Fox said that there is only one medical personnel on staff at any given time and a doctor comes once a month, but with 500 inmates it is difficult to provide the care that each individual needs.
In response to this allegation, the Sheriff’s Office said that the Durham County Public Health Department oversees contract service for medical care at the detention facility and that Correct Care Solutions (CCS) is the company the Durham County Government contracts with through the Public Health Department. CCS could not be reached for comment at this time.
There are no seizure attendants, alleged Fox. Those suffering from addiction withdrawals or effects of diabetes are not aided by medication, which Fox cites for the five deaths. The well publicized death of Michael McCain in January of 2016 was found to be due to a seizure disorder that was neglected in the facility.
Fox spoke about alleged mistreatment of the inmates by the correctional facility staff, ranging from physical and sexual assaults to holdbacks, or restricting the inmates from exercise and visitation time.
As for the food, Fox said the inmates are served meals on waterlogged trays and are given toilet water that comes out of moldy pipes. “There’s no nutrition whatsoever,” Fox said. “The dirt from the trays gets in the food.”
“That’s what we fight for- for people to be treated like human beings,” Fox said. “It’s just that simple.”
The protesters shifted into a more uplifting role as they turned from Mangum Road and towards the windows where inmates had gathered. They chanted, “We see you, we love you,” with eyes raised towards the windows.
IOA holds a monthly letter writing to send notes to inmates on the inside and create community to let them know they aren’t alone, according to Lucy Bergwall, a member of IOA who has background with prison abolition movements.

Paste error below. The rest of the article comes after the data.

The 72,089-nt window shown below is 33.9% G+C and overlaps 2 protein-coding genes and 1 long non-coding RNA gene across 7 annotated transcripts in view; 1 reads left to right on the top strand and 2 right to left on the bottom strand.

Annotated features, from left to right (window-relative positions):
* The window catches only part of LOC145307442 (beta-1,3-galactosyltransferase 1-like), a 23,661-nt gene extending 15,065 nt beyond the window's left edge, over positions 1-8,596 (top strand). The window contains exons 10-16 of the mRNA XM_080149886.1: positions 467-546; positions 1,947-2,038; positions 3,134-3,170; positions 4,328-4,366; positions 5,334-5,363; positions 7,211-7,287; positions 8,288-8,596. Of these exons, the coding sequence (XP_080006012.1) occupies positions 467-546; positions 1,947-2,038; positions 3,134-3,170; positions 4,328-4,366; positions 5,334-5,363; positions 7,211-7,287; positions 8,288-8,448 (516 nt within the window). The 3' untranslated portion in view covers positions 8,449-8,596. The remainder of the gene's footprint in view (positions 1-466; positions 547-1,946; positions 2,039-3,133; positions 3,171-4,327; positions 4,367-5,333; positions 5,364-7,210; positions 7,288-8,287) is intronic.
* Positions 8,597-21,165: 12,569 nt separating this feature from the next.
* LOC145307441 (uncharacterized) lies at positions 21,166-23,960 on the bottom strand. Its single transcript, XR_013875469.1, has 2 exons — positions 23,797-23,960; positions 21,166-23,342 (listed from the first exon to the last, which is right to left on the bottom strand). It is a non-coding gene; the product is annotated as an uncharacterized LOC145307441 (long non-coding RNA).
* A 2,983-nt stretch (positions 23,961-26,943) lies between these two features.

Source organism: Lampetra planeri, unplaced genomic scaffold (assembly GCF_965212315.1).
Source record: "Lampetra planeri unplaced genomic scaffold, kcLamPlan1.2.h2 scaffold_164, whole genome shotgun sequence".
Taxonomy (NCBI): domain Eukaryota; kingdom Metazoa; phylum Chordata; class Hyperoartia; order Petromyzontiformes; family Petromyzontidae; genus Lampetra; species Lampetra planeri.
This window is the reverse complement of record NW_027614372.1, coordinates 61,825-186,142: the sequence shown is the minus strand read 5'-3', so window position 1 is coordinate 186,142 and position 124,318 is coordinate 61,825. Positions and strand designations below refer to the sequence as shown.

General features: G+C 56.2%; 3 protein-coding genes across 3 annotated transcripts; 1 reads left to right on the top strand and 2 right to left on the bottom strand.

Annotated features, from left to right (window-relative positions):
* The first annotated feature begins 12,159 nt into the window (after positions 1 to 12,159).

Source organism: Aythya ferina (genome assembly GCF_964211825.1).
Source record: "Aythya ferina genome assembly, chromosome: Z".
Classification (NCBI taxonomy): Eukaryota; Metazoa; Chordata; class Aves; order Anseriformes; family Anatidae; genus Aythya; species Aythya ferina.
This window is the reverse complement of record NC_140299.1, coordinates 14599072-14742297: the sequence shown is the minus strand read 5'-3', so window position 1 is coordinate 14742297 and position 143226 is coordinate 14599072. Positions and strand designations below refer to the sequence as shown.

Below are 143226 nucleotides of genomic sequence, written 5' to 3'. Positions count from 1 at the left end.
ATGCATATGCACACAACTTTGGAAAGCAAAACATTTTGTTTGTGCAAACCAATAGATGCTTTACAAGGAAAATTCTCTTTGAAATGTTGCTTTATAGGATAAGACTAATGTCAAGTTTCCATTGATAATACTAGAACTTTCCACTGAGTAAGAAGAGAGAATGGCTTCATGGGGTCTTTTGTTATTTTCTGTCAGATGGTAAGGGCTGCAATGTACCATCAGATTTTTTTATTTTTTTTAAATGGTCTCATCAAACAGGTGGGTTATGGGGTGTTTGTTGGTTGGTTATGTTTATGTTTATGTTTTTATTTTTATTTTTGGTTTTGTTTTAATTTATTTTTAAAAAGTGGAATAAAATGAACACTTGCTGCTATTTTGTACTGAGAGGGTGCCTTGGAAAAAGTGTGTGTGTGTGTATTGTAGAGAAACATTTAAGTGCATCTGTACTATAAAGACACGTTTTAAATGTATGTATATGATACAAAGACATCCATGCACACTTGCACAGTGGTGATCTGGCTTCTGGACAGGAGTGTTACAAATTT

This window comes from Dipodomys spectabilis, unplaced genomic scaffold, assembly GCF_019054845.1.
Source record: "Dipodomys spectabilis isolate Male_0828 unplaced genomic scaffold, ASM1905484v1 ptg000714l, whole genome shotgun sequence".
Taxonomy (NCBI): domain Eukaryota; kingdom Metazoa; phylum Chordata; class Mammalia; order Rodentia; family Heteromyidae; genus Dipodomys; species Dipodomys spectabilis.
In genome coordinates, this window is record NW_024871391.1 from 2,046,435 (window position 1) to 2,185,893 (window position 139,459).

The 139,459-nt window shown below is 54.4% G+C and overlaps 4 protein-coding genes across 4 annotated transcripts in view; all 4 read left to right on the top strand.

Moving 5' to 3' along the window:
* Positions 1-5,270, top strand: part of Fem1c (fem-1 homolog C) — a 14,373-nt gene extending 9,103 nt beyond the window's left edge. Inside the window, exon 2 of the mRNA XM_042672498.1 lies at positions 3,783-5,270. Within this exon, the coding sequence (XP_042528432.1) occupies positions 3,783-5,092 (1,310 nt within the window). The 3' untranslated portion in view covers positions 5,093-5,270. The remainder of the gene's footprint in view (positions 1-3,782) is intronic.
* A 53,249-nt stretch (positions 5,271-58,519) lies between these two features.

Bergwall said about 11 percent of inmates respond to the letters, and the responses are published in a monthly publication called Feedback.
One responder has made a significant relationship with IOA—so much so that his letters and poems were an integral part of the protest. This inmate goes by the name of Ghost, and he has a lot to say about the treatment in the facility.
Bergwall and a fellow protester stood in the center courtyard of the correctional facility and read aloud Ghost’s poem and letter.
“We only get 6 hours to ourselves and the rest is behind walls,” the letter said. “They’re trying to make us not get along with each other.”
As for the food, “the chicken is still raw,” Ghost’s letter said. “The juice they serve us turns green.”
“But I’m keeping strong,” Ghost’s letter said. The letter was read aloud through a megaphone so the prisoners could hear. At this point the inmates were gathering around the windows to view and hear the protest.
According to Greg Williams, an IOA member and Duke Divinity student, the protest on Friday, October 27 will be integral for the prison reform movement. The protest will focus on inmates not being able to practice religious beliefs inside the correctional facility, specifically Muslims.